The coronavirus crisis has humbled renowned local painter Tony Roko

In popular culture, artists are often depicted as solitary creatures who create their most important works during lonely stretches of darkness, away from the distractions of other people and the social graces they require.
And while the act of creating is mostly performed in solitude for Plymouth-based painter Tony Roko, the COVID-19 crisis has also emphasized just how much his work relies on connecting with people in person.
“Developing a career as an artist is so heavily hinged on events and gatherings,” Roko, 49, said. “People really need to experience the work so they can make those deep connections. (Coronavirus) has really stifled that.”
A former Ford assembly worker who became its plant-resident artist, Roko has risen over the last three decades to become one of southeast Michigan’s most well-known and successful painters, counting the likes of Jay Leno and Lady Gaga among the famous clients drawn to his angular, colorfully expressionistic portraits that often harken back to a bygone era.
At this stage in his career, Roko rarely puts on shows. Much of the work comes from commissions, and whatever doesn’t, typically gets bought up quickly. But Roko said he was excited for his first show in years at Two James Distillery in Corktown and prepared a flurry of new works for the exhibit, only to have the March 19 event canceled because of COVID-19.
More: Decade of freelancing prepared photographer for this moment
More: Detroit arts orgs find unity, shared mission amid pandemic
He said his collectors are still buying the work, but with his Plymouth studio closed for the time being, he’s taken what he estimates to be a 50% hit to his income so far. But Roko cautions that it’s early yet, and the long-term impact on artists like him is difficult to predict.
“For some people, this may have been the time to look at a blank wall in their house and think about a work that they’ve seen me post,” he said. “I don’t have a crystal ball, but I’m not certain how long that can last if this continues.”
With his studio closed, Roko and his studio manager are working on ways to provide potential buyers with a more immersive online experience. They’re experimenting with higher resolution images and maybe even video.
The educational programs Roko runs for kids through his Art Foundation nonprofit have also had to be redesigned for an online learning environment.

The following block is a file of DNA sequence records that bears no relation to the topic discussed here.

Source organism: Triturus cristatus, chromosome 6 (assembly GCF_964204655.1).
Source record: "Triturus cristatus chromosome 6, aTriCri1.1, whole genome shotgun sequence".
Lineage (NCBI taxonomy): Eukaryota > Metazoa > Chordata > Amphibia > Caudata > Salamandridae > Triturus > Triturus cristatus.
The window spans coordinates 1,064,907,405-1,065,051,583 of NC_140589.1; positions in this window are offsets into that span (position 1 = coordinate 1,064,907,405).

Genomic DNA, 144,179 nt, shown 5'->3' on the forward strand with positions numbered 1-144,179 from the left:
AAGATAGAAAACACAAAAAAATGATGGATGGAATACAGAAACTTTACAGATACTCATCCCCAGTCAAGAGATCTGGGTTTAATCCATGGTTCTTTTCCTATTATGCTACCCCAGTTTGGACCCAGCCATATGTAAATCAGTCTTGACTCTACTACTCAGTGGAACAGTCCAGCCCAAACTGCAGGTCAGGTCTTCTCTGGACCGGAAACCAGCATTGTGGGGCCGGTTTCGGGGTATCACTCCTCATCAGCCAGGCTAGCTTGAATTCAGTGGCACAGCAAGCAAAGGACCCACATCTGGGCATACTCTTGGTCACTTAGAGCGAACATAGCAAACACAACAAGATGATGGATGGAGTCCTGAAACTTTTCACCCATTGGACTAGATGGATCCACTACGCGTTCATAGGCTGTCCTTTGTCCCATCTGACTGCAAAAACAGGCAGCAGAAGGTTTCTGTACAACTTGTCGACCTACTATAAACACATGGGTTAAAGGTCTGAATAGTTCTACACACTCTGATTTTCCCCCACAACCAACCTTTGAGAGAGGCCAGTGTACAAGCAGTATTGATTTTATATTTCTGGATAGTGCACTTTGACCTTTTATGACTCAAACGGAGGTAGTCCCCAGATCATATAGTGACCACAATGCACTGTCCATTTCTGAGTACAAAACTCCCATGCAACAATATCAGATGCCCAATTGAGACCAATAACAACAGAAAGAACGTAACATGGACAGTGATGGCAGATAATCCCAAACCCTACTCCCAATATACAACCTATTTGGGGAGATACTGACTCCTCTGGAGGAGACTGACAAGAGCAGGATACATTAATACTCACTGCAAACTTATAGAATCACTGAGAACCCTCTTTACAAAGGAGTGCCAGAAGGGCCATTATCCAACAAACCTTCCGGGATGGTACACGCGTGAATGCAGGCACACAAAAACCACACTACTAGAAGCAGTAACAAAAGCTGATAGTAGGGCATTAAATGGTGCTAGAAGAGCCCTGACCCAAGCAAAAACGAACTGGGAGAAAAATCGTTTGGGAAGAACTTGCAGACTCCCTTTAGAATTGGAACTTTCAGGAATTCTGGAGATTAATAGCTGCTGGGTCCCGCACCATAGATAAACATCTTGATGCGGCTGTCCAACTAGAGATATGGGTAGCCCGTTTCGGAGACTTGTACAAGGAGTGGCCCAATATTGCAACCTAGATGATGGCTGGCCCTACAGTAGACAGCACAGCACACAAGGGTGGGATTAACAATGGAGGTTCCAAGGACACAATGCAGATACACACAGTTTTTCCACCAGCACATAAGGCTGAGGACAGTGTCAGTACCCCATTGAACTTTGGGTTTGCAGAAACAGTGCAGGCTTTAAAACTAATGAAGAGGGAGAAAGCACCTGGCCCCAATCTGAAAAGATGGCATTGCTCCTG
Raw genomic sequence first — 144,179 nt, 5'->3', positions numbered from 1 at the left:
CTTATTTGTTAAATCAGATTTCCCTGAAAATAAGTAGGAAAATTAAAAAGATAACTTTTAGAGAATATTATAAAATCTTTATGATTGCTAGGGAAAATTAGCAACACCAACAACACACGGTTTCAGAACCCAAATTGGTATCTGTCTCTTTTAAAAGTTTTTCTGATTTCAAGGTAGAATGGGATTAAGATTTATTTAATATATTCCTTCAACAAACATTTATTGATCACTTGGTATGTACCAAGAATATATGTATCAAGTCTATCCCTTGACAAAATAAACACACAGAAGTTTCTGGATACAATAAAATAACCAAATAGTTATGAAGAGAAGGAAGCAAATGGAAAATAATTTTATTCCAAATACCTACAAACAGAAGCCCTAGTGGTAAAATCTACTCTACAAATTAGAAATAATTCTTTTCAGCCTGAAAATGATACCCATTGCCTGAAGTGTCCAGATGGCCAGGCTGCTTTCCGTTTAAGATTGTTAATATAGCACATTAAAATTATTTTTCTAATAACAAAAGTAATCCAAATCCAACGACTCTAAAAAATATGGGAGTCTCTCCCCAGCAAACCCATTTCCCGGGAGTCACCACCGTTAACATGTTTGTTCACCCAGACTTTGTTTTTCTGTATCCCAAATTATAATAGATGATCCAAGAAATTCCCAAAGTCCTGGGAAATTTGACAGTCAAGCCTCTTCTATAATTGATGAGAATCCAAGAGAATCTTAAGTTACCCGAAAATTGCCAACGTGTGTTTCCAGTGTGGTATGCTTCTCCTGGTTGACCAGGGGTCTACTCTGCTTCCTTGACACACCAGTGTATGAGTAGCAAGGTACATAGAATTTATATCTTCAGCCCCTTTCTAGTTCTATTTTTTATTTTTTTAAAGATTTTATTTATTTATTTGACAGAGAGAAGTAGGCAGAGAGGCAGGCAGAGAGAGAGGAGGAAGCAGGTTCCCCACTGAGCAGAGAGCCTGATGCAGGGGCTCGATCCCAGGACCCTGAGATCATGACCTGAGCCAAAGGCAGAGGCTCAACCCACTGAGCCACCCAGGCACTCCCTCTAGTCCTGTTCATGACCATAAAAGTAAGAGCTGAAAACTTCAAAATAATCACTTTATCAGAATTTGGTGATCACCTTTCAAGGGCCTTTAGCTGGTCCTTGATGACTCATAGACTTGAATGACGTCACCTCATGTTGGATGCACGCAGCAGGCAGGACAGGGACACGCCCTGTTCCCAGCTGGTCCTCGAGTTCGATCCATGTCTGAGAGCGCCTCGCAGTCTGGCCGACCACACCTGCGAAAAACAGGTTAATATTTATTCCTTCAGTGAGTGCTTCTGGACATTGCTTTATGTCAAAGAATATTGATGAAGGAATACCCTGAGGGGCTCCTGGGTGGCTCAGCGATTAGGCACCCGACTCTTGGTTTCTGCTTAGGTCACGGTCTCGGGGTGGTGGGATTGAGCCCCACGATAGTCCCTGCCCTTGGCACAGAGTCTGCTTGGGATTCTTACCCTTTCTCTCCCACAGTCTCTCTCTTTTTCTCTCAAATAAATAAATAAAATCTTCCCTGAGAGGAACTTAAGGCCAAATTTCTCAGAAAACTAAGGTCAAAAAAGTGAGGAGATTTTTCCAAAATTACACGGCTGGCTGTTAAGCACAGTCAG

And Roko’s plan to redevelop the old Wilcox Mill site into an arts and event space has also been thrown into limbo.
It’s been a humbling experience in other ways, too. Without his assistant, Roko is prepping boards himself and working out of his home like in the old days.
“There’s been kind of the silver lining of getting back to the basics and having the opportunity to paint from the heart more,” Roko said. “When the demand for your work isn’t there, it’s a really cool sort of experimental playground. And when the demand comes, which is a beautiful thing and something we all hope for, there’s also this unspoken expectation that comes with something that they’ve seen already. And I think that’s always been the push-pull, is to try and keep it fresh but not lose that significant thing that people have perhaps come to expect.”
Freed a bit from the typical constraints, Roko has turned to the current moment for material.
“I was really inspired to paint a nurse,” he said. “And I fought it a little bit because it seemed cliche and I always have a battle with that. But I was really compelled to paint a nurse, because let’s face it, those in uniforms, aprons and scrubs are kind of the new heroes. … So it’s got me really contextualizing the times.”
“The Nurse” isn’t quite finished yet. It still needs to be filled in with Roko’s signature fiery color palette. But getting there has been a challenge during this crisis, in part because of something the artist likens to “nonessential survivor’s guilt.”
“It’s never been more difficult for me to get to the canvas, to cross that threshold, because I’m worried and concerned and I have kids,” he said. “I’m as scared as everybody else. So it can feel self-important or it can feel selfish or it can feel like a betrayal of the times.”
At the same time, periods of worldwide turmoil like the 1918 Spanish flu pandemic inspired and informed so many of Roko’s own artistic forefathers like “The Scream” painter Edvard Munch, himself a survivor of the Spanish flu.
This crisis has given Roko a fresh perspective on their works, he said, adding a deeper level of relatable meaning to pieces he had long studied.
There’s a stronger parallel to that history in his own work now.
“It feels like Rome is burning and I’m out there mixing oranges for the flames,” Roko said.
obd2 scanner